How to fake it through the technical Oscar categories
Josh K. Elliott, CTVNews.ca
Published Monday, February 26, 2018 6:00AM EST
With this handy Oscar guide, you won't have to own a pair of black-framed hipster glasses to fake your way through the Academy's many not-so-exciting technical categories on the big night.
Why is Cinematography not the same thing as Directing? What's the difference between the Sound Mixing and Sound Editing categories? What’s the secret to predicting the Best Costume category?
We've got your answers in this convenient Oscar breakdown.
Most people are generally aware of what a director does. He or she is the boss, telling everyone what to do and how to do it to make the movie happen.
The cinematographer is the camera-only version of a director. Cinematographers are in charge of capturing the visuals in a film, meaning everything from camera angles and lighting to colour, movement and makeup. A good cinematographer can make a film really pop off the screen by painting a visual portrait for the audience.
This year’s nominees include some visually stunning films, including the breathtaking “Blade Runner 2049,” by Canadian director Denis Villeneuve.
In the following scene from the film, Ryan Gosling’s character confronts Harrison Ford’s Rick Deckard in an abandoned Las Vegas casino lounge, where malfunctioning celebrity holograms blink in and out of existence. The flashes of colour and light make it hard to determine what’s real and what’s not – a central theme in the film.
“Darkest Hour,” “Dunkirk,” “The Shape of Water” and “Mudbound” are also nominated in this category.
Space, apes and superheroes. The visual effects category typically includes a rundown of blockbuster films from the year that was, and this year's nominees are no exception.
“Blade Runner 2049,” “Star Wars: The Last Jedi” and “Guardians of the Galaxy Vol. 2” brought sci-fi space fantasies to life, while “Kong: Skull Island” and “War for the Planet of the Apes” used computer-generated images (CGI) and motion-capture technology to turn humans into life-like apes that audiences could connect with and feel sympathy for.
There are plenty of scenes from these movies that demonstrate this year’s stellar visual effects, but perhaps the most enjoyable one is the opening credit sequence from “Guardians.”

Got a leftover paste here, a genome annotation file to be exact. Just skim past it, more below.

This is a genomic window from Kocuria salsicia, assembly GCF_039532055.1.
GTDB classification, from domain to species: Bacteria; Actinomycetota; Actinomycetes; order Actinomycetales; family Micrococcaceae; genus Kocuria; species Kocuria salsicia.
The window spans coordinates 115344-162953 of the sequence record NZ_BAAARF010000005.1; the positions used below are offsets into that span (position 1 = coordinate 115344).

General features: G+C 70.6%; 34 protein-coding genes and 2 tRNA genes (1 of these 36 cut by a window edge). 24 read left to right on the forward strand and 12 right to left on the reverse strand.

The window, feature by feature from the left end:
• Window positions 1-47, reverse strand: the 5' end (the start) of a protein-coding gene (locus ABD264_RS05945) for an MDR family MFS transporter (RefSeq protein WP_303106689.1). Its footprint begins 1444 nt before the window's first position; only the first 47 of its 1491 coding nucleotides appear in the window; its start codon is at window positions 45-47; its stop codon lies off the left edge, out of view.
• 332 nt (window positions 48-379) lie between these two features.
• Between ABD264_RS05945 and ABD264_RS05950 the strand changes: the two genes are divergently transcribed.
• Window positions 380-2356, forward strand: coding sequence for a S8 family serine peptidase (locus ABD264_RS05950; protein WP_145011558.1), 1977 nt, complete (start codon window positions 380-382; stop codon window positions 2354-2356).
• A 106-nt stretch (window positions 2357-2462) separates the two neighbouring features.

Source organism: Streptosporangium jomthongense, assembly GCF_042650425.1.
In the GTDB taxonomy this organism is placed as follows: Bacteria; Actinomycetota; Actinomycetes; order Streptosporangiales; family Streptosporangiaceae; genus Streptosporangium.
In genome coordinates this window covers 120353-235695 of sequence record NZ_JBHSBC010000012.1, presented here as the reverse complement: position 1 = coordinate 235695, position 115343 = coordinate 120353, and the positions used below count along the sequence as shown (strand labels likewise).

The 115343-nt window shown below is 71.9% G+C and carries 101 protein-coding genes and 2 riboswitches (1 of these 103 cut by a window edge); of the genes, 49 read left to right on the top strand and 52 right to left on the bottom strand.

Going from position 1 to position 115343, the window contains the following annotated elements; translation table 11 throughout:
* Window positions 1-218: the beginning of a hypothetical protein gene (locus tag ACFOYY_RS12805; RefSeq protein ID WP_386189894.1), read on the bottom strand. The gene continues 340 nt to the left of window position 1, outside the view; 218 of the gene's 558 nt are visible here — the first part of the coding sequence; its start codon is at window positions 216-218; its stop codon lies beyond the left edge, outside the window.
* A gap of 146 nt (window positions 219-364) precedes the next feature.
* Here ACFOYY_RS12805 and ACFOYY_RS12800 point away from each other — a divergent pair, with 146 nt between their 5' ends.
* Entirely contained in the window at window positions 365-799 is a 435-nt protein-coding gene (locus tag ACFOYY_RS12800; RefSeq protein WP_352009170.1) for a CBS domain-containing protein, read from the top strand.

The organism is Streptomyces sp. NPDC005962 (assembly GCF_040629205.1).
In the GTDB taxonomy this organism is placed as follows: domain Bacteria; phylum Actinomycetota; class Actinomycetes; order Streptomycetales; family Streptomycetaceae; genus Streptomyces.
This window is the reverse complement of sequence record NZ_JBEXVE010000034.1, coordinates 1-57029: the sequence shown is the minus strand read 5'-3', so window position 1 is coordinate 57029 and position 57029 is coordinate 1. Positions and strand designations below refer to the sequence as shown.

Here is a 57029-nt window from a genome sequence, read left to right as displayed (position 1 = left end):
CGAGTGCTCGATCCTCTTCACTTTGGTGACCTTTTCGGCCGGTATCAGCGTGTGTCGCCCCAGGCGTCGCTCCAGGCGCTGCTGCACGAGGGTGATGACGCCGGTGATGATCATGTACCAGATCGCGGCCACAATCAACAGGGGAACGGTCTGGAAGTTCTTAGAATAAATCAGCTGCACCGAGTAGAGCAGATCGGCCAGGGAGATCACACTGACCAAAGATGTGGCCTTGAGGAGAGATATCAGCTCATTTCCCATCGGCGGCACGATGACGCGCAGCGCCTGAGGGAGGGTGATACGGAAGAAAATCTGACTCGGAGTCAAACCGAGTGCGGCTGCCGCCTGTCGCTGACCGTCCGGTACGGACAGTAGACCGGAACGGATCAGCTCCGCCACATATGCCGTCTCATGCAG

Watch as Baby Groot – brought to life by director James Gunn in a motion-capture suit – dances around a space platform while his friends fight a gigantic tentacle monster in the background.
On a basic level, film editing refers to how a movie stitches together individual camera shots to make it look like something is happening in sequence.
In an action movie, for example, a film editor is in charge of making it look like one character has shot another. The editor will take footage of one character pointing a gun, then cut it with a close-up of the gun, then quickly show the shooting victim stumbling back. Maybe the editor shows a close-up of the victim's surprised face, or of the bullet wound in his stomach.
One actor didn't really shoot the other to create the scene, but it appears that way based on how the sequence unfolds.
This strategy is clearly on display during the aerial dogfights in Christopher Nolan’s “Dunkirk.” The film uses quick cuts between the aircraft, the pilots in the cockpit and the aircraft’s mirrors to convey the white-knuckle tension of aerial combat.
Other nominees for this category include “Baby Driver,” “I, Tonya,” “The Shape of Water” and “Three Billboards Outside Ebbing, Missouri.”
This one's pretty straightforward. The Oscar for Best Costume Design typically goes to period films with extravagant outfits. If it includes princesses or petticoats, it's likely to get a nomination.
Past winners include visually spectacular throwbacks such as “The Great Gatsby,” “The Young Victoria,” “Memoirs of a Geisha” and “The Lord of the Rings: The Return of the King.”